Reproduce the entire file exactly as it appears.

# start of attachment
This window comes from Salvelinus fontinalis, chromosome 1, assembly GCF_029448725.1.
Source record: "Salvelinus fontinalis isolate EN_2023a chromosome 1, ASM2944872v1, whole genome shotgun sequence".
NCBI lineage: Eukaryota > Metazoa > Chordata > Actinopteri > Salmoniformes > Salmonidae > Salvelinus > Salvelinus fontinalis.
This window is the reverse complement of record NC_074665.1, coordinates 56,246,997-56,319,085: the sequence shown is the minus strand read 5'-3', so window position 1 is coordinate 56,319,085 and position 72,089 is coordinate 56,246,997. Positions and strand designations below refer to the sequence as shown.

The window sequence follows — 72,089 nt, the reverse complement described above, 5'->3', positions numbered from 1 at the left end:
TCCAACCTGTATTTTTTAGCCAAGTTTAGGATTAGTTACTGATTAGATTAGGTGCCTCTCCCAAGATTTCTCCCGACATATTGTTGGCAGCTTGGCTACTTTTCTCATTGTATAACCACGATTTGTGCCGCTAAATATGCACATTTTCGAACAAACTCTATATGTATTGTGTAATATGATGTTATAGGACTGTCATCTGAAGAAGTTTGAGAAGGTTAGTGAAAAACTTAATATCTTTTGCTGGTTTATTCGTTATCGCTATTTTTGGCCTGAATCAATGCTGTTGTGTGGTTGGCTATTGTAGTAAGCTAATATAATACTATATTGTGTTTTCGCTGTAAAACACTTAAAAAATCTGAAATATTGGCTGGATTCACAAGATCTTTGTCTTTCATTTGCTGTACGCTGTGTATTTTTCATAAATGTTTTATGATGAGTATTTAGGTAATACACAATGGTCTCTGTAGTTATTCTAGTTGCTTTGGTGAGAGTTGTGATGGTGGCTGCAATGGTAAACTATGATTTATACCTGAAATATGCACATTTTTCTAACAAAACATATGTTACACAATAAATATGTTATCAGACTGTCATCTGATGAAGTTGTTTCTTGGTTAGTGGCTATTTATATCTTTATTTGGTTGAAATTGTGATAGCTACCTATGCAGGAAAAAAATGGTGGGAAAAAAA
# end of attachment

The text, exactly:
This window comes from Salvelinus fontinalis, chromosome 1, assembly GCF_029448725.1.
Source record: "Salvelinus fontinalis isolate EN_2023a chromosome 1, ASM2944872v1, whole genome shotgun sequence".
NCBI lineage: Eukaryota > Metazoa > Chordata > Actinopteri > Salmoniformes > Salmonidae > Salvelinus > Salvelinus fontinalis.
This window is the reverse complement of record NC_074665.1, coordinates 56,246,997-56,319,085: the sequence shown is the minus strand read 5'-3', so window position 1 is coordinate 56,319,085 and position 72,089 is coordinate 56,246,997. Positions and strand designations below refer to the sequence as shown.

The window sequence follows — 72,089 nt, the reverse complement described above, 5'->3', positions numbered from 1 at the left end:
TCCAACCTGTATTTTTTAGCCAAGTTTAGGATTAGTTACTGATTAGATTAGGTGCCTCTCCCAAGATTTCTCCCGACATATTGTTGGCAGCTTGGCTACTTTTCTCATTGTATAACCACGATTTGTGCCGCTAAATATGCACATTTTCGAACAAACTCTATATGTATTGTGTAATATGATGTTATAGGACTGTCATCTGAAGAAGTTTGAGAAGGTTAGTGAAAAACTTAATATCTTTTGCTGGTTTATTCGTTATCGCTATTTTTGGCCTGAATCAATGCTGTTGTGTGGTTGGCTATTGTAGTAAGCTAATATAATACTATATTGTGTTTTCGCTGTAAAACACTTAAAAAATCTGAAATATTGGCTGGATTCACAAGATCTTTGTCTTTCATTTGCTGTACGCTGTGTATTTTTCATAAATGTTTTATGATGAGTATTTAGGTAATACACAATGGTCTCTGTAGTTATTCTAGTTGCTTTGGTGAGAGTTGTGATGGTGGCTGCAATGGTAAACTATGATTTATACCTGAAATATGCACATTTTTCTAACAAAACATATGTTACACAATAAATATGTTATCAGACTGTCATCTGATGAAGTTGTTTCTTGGTTAGTGGCTATTTATATCTTTATTTGGTTGAAATTGTGATAGCTACCTATGCAGGAAAAAAATGGTGGGAAAAAAA